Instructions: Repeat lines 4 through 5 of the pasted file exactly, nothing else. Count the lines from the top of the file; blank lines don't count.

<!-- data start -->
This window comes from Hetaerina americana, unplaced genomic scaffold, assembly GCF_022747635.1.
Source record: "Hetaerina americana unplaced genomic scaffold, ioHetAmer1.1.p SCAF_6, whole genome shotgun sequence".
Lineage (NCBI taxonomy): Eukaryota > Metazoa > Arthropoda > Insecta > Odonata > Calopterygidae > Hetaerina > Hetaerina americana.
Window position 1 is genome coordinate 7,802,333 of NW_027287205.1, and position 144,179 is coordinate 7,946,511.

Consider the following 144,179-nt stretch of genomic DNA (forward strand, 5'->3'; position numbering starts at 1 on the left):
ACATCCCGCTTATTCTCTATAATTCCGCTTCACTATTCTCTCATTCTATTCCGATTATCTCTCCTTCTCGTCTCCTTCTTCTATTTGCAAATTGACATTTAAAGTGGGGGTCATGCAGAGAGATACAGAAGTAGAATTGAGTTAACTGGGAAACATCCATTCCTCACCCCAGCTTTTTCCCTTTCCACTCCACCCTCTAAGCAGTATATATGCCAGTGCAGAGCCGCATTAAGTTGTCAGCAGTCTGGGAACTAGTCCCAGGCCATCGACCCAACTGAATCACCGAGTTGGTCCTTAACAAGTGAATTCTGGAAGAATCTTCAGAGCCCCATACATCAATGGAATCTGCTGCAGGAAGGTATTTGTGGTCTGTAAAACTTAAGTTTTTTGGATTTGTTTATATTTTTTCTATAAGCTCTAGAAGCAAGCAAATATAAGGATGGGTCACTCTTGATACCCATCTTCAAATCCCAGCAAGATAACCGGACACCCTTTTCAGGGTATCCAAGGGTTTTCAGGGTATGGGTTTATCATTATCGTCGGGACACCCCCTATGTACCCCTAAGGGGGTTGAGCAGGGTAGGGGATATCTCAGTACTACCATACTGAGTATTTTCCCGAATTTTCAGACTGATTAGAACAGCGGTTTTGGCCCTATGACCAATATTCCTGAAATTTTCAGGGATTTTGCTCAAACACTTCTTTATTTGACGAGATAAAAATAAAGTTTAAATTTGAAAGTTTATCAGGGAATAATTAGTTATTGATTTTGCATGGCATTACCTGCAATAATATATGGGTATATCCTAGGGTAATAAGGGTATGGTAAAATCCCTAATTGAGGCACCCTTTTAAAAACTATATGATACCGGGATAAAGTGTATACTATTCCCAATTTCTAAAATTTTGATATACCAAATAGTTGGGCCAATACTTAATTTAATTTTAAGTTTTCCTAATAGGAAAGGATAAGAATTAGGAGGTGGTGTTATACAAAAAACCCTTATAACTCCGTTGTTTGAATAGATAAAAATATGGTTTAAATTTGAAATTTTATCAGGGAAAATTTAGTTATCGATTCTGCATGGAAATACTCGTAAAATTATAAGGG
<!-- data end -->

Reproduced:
Window position 1 is genome coordinate 7,802,333 of NW_027287205.1, and position 144,179 is coordinate 7,946,511.

Consider the following 144,179-nt stretch of genomic DNA (forward strand, 5'->3'; position numbering starts at 1 on the left):